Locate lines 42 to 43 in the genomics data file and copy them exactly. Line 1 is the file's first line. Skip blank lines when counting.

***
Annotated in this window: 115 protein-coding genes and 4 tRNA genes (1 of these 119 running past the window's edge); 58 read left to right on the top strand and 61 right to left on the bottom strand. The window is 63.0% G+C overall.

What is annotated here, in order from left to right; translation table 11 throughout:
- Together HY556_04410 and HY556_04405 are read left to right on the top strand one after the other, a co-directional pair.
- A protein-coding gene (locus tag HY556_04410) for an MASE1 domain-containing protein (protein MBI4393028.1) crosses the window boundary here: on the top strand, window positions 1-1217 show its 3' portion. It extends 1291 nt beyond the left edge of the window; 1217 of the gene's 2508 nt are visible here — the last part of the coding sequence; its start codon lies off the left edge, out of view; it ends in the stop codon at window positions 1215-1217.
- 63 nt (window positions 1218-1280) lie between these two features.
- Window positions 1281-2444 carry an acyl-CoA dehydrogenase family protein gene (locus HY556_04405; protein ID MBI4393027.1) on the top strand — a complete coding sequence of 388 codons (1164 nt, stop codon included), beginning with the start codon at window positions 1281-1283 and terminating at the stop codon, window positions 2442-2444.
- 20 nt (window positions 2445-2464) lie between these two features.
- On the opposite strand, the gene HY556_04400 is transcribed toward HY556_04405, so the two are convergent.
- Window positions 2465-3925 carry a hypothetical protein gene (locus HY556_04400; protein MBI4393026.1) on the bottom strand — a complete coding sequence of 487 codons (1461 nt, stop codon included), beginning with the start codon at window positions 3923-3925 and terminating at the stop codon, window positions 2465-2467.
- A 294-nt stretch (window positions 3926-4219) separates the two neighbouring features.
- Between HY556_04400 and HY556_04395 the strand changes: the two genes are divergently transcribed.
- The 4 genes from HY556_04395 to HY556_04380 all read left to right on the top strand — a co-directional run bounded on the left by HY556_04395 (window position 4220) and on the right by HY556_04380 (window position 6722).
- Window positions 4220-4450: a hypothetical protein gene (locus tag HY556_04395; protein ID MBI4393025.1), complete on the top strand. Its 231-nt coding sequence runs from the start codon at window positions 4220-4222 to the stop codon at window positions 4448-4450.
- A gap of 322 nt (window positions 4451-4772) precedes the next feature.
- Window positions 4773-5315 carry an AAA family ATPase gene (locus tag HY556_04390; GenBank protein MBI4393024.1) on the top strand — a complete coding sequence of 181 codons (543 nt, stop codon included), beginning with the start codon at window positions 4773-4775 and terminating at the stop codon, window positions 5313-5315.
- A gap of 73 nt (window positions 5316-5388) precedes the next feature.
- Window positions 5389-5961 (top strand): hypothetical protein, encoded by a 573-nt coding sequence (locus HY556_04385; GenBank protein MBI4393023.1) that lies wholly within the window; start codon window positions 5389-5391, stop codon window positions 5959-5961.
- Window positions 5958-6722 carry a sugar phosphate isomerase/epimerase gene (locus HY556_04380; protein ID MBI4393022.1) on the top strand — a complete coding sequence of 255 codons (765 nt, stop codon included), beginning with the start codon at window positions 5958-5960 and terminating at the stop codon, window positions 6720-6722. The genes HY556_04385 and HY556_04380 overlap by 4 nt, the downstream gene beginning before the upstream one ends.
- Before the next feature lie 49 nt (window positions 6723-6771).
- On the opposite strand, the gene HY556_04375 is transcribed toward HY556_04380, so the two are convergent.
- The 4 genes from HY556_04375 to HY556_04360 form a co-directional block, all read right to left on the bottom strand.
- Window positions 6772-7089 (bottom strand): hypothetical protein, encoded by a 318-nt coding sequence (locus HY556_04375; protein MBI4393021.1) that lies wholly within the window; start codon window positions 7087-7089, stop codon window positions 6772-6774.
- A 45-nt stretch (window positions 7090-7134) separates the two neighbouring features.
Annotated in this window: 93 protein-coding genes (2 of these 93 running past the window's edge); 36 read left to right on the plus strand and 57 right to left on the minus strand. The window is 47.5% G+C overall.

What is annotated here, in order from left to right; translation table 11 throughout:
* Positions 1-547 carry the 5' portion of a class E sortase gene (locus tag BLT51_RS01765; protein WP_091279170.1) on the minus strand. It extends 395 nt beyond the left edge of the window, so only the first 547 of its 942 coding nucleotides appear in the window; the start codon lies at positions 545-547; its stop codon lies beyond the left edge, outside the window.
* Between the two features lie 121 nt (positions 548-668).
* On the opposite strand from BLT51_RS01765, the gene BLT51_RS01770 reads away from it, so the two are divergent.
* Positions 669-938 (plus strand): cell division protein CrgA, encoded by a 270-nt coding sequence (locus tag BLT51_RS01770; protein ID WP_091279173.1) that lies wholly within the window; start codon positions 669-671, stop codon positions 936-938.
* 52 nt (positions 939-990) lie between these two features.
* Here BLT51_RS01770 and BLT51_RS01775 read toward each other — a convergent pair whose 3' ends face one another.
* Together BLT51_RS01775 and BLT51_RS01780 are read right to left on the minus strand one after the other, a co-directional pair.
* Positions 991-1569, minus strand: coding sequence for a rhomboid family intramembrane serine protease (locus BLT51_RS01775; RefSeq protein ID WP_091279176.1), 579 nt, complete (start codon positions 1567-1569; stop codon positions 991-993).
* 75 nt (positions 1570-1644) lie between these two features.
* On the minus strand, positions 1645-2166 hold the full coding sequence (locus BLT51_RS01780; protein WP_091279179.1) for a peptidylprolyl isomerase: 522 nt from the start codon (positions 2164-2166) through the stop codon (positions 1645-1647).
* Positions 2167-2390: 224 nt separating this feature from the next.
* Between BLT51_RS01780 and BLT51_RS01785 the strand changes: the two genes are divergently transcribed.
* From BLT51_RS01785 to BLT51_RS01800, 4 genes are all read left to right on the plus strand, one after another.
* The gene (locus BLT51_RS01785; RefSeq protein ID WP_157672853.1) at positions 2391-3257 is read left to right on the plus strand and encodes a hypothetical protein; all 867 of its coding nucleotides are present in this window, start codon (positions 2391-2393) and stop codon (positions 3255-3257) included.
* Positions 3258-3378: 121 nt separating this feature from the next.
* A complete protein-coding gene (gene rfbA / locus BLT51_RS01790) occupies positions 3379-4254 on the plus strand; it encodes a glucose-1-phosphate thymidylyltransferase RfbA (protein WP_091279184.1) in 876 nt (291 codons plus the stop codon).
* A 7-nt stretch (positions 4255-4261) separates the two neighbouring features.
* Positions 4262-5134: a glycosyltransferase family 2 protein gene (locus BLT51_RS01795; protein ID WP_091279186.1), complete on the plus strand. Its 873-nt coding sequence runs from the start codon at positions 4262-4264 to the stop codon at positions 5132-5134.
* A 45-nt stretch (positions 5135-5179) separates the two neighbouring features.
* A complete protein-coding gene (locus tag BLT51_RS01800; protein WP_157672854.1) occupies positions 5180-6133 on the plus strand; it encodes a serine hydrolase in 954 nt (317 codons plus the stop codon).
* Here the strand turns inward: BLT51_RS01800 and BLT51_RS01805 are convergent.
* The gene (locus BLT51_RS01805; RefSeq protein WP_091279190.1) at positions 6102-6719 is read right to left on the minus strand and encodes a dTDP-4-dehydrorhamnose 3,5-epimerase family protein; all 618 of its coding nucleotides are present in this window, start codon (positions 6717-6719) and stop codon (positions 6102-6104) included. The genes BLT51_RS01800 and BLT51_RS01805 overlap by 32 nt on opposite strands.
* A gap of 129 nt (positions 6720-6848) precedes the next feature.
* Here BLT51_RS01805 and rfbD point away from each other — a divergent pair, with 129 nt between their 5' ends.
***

* A 7-nt stretch (positions 4255-4261) separates the two neighbouring features.
* Positions 4262-5134: a glycosyltransferase family 2 protein gene (locus BLT51_RS01795; protein ID WP_091279186.1), complete on the plus strand. Its 873-nt coding sequence runs from the start codon at positions 4262-4264 to the stop codon at positions 5132-5134.